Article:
The Mark IX tank was a British armoured fighting vehicle from the First World War. It was the world’s first specialised armoured personnel carrier (APC).
During the first actions with tanks, it became clear that infantry often could not keep up with the tanks, It wasn’t that the soldiers were too slow, the early tanks themselves could only move at a walking pace, but because soldiers on foot remained vulnerable to enemy machine gun fire. In many actions, positions gained at great cost were immediately lost for lack of infantry to consolidate.
At the end of the Great War only three had been finished, out of a total ultimate production run of thirty-four, following an order for two hundred.
If there had been, as I discussed in an earlier blog post, an alternate timeline in which there was a revolution in Great Britain in 1919.
In Great Britain the government feared a bolshevik uprising and was quick to oppress any potential threat to the established order. One of the biggest areas for concern were the labour movements and trade unions. One strike in Glasgow in 1919 eventually resulted in a street battle between strikers and police, which was so bad, the army was called in. The “Battle of George Square”, also known as “Bloody Friday” and “Black Friday”, was one of the most intense riots in the history of Glasgow; it took place on Friday, 31 January 1919. Clashes between the City of Glasgow Police and protesters broke out, prompting the War Cabinet to make soldiers available to the civil power, to prevent the violence from escalating.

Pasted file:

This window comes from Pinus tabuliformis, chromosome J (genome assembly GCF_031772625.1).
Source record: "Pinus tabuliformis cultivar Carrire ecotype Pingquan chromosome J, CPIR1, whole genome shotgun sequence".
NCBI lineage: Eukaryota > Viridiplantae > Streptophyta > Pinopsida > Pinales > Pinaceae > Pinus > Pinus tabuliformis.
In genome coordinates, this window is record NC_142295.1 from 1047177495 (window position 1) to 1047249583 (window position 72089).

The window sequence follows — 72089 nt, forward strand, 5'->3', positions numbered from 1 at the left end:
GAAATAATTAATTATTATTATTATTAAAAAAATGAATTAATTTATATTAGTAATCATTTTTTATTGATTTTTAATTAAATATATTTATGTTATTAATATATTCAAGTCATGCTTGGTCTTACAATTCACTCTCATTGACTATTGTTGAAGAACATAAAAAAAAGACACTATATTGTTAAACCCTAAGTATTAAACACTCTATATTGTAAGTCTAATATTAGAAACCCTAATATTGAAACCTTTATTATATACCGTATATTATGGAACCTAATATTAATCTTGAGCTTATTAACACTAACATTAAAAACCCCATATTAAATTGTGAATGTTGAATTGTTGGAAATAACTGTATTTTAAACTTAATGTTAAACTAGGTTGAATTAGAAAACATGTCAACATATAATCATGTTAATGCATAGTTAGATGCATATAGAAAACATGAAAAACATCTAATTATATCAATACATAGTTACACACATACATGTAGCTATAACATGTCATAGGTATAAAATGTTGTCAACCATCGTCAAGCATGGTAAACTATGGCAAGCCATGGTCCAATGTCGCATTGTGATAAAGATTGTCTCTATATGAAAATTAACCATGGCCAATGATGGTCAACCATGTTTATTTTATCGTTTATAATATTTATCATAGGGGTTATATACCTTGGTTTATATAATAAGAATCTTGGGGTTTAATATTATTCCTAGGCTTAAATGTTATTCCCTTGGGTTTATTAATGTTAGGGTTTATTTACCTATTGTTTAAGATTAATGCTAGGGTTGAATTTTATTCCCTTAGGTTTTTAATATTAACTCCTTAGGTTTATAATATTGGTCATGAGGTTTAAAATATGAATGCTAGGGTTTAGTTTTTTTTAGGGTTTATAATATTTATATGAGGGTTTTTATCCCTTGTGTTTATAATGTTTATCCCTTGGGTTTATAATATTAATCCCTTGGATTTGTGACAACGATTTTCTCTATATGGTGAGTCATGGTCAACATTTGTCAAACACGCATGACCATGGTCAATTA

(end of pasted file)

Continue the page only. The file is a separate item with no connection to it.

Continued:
In another blog post I looked at other incidents that could have led to revolution.
On the August Bank Holiday that year, the government in London despatched warships to the northern city of Liverpool in an overwhelming show of force. Thousands of troops, backed by tanks, had been trying without success to suppress disorder on the streets.
If there has been such a conflict the Mark IX Tank, or APC I suspect would have been widely used to move troops around, and to protect them from attack
These metal monsters designed in an era when they didn’t really know what they were doing and there was a lot of trial and error. The Mark IX reminds us that the APC is as old as the tank.